“Interior spaces of hospitals seen from canonical perspectives, the point of view not directed at any particular procedures or people but almost machine-like at the spaces. In this way the spaces take on the character of assembly halls, it’s as if people only appear in the frames by coincidence. The cool colors radiate a sort of uncanniness, similar to the impression one gets from modernist spaces on second glance. As with the mountain photographs, under-exposure fragments and simplifies the entire image. In art, landscapes and spaces always have a function of projection, they convey longing and thus, are places of repression. There are no longer projection surfaces, only artificiality devoid of soul; a laboratory that seems to operate on its own. Niedermayr presents his works as series, thus distancing himself quite consciously from the kind of photography that seeks to simulate the panel painting. No secret is made here about technical reproducibility, the medium itself takes on something machine-like, menacing. The photographs hold the knowledge that they are not a simple reality we can fill with our fantasies.” (From Martin Prinzhorn, The Sleight of Hand of Repression)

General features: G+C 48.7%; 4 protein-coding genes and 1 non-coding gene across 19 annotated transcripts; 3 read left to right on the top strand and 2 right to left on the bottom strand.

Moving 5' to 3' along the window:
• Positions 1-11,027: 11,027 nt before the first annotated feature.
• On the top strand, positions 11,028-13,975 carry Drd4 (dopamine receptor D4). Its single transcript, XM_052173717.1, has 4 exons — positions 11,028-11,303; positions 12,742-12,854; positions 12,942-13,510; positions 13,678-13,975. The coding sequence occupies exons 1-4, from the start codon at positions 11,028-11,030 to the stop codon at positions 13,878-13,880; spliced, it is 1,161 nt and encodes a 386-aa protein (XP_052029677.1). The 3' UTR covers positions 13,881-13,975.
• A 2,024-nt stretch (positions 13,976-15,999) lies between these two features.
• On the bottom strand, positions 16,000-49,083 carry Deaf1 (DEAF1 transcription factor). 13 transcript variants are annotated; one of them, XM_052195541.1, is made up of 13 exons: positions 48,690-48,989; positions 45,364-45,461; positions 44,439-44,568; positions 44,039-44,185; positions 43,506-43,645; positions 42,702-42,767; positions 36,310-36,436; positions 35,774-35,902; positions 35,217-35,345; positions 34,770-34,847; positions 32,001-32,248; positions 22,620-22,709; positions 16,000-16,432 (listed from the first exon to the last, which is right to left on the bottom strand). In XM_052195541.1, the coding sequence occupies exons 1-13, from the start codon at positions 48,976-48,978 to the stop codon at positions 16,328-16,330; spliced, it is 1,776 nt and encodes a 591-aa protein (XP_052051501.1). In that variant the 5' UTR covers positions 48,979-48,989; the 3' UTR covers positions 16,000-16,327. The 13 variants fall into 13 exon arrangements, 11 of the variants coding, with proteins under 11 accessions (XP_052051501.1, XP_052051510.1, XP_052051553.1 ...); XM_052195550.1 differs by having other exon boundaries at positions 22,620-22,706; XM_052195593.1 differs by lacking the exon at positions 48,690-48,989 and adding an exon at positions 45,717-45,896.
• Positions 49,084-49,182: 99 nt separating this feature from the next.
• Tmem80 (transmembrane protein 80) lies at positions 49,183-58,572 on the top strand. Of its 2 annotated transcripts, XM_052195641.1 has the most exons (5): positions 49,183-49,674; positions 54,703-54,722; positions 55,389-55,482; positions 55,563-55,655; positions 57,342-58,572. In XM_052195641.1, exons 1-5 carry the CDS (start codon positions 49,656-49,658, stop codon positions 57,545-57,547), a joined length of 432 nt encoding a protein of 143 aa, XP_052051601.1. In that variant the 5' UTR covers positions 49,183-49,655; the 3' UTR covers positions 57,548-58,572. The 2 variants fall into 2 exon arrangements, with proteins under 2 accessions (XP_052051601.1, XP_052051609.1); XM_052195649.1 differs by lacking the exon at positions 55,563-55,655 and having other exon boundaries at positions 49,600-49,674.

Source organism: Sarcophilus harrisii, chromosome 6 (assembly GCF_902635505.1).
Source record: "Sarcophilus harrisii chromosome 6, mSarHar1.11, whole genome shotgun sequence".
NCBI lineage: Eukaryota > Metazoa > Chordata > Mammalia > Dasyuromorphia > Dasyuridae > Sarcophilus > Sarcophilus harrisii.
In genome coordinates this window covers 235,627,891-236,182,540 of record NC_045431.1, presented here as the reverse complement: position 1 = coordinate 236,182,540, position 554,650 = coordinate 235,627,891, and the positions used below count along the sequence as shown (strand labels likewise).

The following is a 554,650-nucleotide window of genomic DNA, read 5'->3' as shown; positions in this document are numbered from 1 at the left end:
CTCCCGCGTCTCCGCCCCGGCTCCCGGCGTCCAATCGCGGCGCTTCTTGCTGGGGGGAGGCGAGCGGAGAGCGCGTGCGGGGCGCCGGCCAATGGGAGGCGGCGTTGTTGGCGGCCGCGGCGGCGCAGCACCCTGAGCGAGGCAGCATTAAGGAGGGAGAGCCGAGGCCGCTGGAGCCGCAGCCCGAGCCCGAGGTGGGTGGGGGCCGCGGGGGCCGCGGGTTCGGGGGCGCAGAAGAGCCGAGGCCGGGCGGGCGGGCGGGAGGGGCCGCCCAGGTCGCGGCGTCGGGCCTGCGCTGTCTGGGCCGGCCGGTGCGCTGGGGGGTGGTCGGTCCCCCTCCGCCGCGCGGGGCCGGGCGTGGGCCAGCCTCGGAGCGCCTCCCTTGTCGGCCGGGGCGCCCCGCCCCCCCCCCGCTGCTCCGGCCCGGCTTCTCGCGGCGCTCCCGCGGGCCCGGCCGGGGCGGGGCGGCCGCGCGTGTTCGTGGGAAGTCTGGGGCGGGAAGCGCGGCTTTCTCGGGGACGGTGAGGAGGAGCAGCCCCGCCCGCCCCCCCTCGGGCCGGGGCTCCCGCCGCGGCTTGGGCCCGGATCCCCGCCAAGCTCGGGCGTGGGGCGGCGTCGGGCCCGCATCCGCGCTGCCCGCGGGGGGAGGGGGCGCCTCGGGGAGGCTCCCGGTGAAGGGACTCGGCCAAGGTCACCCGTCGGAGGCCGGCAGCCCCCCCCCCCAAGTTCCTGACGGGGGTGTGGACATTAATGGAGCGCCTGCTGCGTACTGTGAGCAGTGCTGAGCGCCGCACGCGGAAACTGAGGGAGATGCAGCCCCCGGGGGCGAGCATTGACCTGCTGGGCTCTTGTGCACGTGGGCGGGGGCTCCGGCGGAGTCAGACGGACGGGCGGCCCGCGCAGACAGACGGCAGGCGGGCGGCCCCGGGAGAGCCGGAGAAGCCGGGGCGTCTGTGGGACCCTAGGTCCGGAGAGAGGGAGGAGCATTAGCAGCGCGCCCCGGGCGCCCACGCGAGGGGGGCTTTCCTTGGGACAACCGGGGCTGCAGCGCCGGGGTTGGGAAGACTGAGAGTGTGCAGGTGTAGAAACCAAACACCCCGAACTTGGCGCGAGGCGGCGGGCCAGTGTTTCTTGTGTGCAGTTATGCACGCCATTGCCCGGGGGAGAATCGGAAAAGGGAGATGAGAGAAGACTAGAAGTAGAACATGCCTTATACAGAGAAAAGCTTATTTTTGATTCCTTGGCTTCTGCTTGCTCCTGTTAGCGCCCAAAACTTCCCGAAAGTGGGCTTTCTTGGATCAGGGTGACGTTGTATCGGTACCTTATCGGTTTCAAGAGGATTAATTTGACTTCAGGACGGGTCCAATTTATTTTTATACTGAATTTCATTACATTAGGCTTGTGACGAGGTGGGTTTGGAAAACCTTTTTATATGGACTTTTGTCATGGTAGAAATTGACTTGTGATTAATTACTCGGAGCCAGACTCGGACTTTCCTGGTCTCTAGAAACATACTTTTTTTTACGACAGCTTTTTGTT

Since 1985, Walter Niedermayr has produced a number of large photographic series, often displayed as multi-panel works. Whether his subjects are Alpine landscapes or contemporary highways, his work questions the perception of space and invites the spectator to seek what is forgotten amid speed and achievement.
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